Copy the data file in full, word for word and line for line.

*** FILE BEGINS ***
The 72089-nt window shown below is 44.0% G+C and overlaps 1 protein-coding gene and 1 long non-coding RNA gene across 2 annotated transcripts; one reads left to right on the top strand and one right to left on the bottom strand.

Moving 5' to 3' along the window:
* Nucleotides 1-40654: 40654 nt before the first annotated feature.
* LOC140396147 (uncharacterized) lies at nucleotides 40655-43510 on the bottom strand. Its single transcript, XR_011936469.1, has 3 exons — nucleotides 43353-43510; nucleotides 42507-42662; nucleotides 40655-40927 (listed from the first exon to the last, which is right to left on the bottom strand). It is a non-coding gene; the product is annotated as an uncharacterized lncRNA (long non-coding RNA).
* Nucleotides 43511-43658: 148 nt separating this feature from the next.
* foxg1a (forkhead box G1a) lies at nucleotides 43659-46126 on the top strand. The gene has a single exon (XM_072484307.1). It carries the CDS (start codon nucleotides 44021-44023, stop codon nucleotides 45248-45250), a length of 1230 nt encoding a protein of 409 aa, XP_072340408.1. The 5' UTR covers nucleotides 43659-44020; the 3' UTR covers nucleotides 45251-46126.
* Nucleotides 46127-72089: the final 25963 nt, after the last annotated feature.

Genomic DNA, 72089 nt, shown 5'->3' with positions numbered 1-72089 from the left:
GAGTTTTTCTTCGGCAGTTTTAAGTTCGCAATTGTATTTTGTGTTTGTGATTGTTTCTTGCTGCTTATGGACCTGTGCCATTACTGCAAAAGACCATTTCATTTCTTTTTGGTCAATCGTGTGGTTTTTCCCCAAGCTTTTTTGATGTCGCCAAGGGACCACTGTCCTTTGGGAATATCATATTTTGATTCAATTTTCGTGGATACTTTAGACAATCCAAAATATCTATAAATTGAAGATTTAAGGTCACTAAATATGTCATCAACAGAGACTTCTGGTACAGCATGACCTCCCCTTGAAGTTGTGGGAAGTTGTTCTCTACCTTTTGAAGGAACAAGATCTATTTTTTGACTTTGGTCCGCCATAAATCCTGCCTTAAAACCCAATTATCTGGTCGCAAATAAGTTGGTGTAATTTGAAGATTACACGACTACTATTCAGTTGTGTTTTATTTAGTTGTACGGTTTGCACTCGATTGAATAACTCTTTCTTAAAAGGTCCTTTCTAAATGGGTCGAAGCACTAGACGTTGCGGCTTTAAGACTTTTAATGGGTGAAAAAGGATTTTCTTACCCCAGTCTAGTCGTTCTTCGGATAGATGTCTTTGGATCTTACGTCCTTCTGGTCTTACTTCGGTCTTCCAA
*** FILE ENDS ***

The 72089-nt window shown below is 44.0% G+C and overlaps 1 protein-coding gene and 1 long non-coding RNA gene across 2 annotated transcripts; one reads left to right on the top strand and one right to left on the bottom strand.

Moving 5' to 3' along the window:
* Nucleotides 1-40654: 40654 nt before the first annotated feature.
* LOC140396147 (uncharacterized) lies at nucleotides 40655-43510 on the bottom strand. Its single transcript, XR_011936469.1, has 3 exons — nucleotides 43353-43510; nucleotides 42507-42662; nucleotides 40655-40927 (listed from the first exon to the last, which is right to left on the bottom strand). It is a non-coding gene; the product is annotated as an uncharacterized lncRNA (long non-coding RNA).
* Nucleotides 43511-43658: 148 nt separating this feature from the next.
* foxg1a (forkhead box G1a) lies at nucleotides 43659-46126 on the top strand. The gene has a single exon (XM_072484307.1). It carries the CDS (start codon nucleotides 44021-44023, stop codon nucleotides 45248-45250), a length of 1230 nt encoding a protein of 409 aa, XP_072340408.1. The 5' UTR covers nucleotides 43659-44020; the 3' UTR covers nucleotides 45251-46126.
* Nucleotides 46127-72089: the final 25963 nt, after the last annotated feature.

Genomic DNA, 72089 nt, shown 5'->3' with positions numbered 1-72089 from the left:
GAGTTTTTCTTCGGCAGTTTTAAGTTCGCAATTGTATTTTGTGTTTGTGATTGTTTCTTGCTGCTTATGGACCTGTGCCATTACTGCAAAAGACCATTTCATTTCTTTTTGGTCAATCGTGTGGTTTTTCCCCAAGCTTTTTTGATGTCGCCAAGGGACCACTGTCCTTTGGGAATATCATATTTTGATTCAATTTTCGTGGATACTTTAGACAATCCAAAATATCTATAAATTGAAGATTTAAGGTCACTAAATATGTCATCAACAGAGACTTCTGGTACAGCATGACCTCCCCTTGAAGTTGTGGGAAGTTGTTCTCTACCTTTTGAAGGAACAAGATCTATTTTTTGACTTTGGTCCGCCATAAATCCTGCCTTAAAACCCAATTATCTGGTCGCAAATAAGTTGGTGTAATTTGAAGATTACACGACTACTATTCAGTTGTGTTTTATTTAGTTGTACGGTTTGCACTCGATTGAATAACTCTTTCTTAAAAGGTCCTTTCTAAATGGGTCGAAGCACTAGACGTTGCGGCTTTAAGACTTTTAATGGGTGAAAAAGGATTTTCTTACCCCAGTCTAGTCGTTCTTCGGATAGATGTCTTTGGATCTTACGTCCTTCTGGTCTTACTTCGGTCTTCCAA